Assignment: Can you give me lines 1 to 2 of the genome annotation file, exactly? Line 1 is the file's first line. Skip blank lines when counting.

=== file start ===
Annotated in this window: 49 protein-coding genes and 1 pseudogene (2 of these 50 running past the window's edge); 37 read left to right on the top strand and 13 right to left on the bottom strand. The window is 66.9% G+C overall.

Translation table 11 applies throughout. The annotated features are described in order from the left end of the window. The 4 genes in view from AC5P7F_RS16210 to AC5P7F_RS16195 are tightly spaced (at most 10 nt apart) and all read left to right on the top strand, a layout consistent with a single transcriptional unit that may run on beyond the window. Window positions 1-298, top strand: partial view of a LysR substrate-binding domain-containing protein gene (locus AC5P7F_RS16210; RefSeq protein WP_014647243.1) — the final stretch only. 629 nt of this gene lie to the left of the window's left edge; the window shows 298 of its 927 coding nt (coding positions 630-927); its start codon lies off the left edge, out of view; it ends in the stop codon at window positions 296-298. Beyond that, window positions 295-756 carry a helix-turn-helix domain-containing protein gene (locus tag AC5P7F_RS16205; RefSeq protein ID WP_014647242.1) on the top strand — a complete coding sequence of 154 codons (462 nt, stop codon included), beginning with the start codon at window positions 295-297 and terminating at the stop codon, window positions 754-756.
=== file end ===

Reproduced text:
Annotated in this window: 49 protein-coding genes and 1 pseudogene (2 of these 50 running past the window's edge); 37 read left to right on the top strand and 13 right to left on the bottom strand. The window is 66.9% G+C overall.

Translation table 11 applies throughout. The annotated features are described in order from the left end of the window. The 4 genes in view from AC5P7F_RS16210 to AC5P7F_RS16195 are tightly spaced (at most 10 nt apart) and all read left to right on the top strand, a layout consistent with a single transcriptional unit that may run on beyond the window. Window positions 1-298, top strand: partial view of a LysR substrate-binding domain-containing protein gene (locus AC5P7F_RS16210; RefSeq protein WP_014647243.1) — the final stretch only. 629 nt of this gene lie to the left of the window's left edge; the window shows 298 of its 927 coding nt (coding positions 630-927); its start codon lies off the left edge, out of view; it ends in the stop codon at window positions 296-298. Beyond that, window positions 295-756 carry a helix-turn-helix domain-containing protein gene (locus tag AC5P7F_RS16205; RefSeq protein ID WP_014647242.1) on the top strand — a complete coding sequence of 154 codons (462 nt, stop codon included), beginning with the start codon at window positions 295-297 and terminating at the stop codon, window positions 754-756.